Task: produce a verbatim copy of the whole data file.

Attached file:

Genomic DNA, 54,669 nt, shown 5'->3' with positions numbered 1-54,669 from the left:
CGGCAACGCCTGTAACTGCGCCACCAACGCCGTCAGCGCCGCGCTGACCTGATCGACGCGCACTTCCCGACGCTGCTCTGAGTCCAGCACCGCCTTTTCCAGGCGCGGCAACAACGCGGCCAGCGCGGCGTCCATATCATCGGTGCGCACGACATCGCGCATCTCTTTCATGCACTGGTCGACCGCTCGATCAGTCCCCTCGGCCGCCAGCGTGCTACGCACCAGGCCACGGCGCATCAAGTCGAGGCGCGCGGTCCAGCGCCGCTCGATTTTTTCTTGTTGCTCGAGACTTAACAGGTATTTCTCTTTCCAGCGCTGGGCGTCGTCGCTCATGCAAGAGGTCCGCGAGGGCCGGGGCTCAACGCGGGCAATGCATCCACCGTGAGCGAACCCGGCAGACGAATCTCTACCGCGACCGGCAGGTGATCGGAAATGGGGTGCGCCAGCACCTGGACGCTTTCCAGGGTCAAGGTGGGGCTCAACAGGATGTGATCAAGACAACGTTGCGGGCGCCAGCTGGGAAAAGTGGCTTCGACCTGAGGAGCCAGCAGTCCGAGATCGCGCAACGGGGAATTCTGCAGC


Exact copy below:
Genomic DNA, 54,669 nt, shown 5'->3' with positions numbered 1-54,669 from the left:
CGGCAACGCCTGTAACTGCGCCACCAACGCCGTCAGCGCCGCGCTGACCTGATCGACGCGCACTTCCCGACGCTGCTCTGAGTCCAGCACCGCCTTTTCCAGGCGCGGCAACAACGCGGCCAGCGCGGCGTCCATATCATCGGTGCGCACGACATCGCGCATCTCTTTCATGCACTGGTCGACCGCTCGATCAGTCCCCTCGGCCGCCAGCGTGCTACGCACCAGGCCACGGCGCATCAAGTCGAGGCGCGCGGTCCAGCGCCGCTCGATTTTTTCTTGTTGCTCGAGACTTAACAGGTATTTCTCTTTCCAGCGCTGGGCGTCGTCGCTCATGCAAGAGGTCCGCGAGGGCCGGGGCTCAACGCGGGCAATGCATCCACCGTGAGCGAACCCGGCAGACGAATCTCTACCGCGACCGGCAGGTGATCGGAAATGGGGTGCGCCAGCACCTGGACGCTTTCCAGGGTCAAGGTGGGGCTCAACAGGATGTGATCAAGACAACGTTGCGGGCGCCAGCTGGGAAAAGTGGCTTCGACCTGAGGAGCCAGCAGTCCGAGATCGCGCAACGGGGAATTCTGCAGC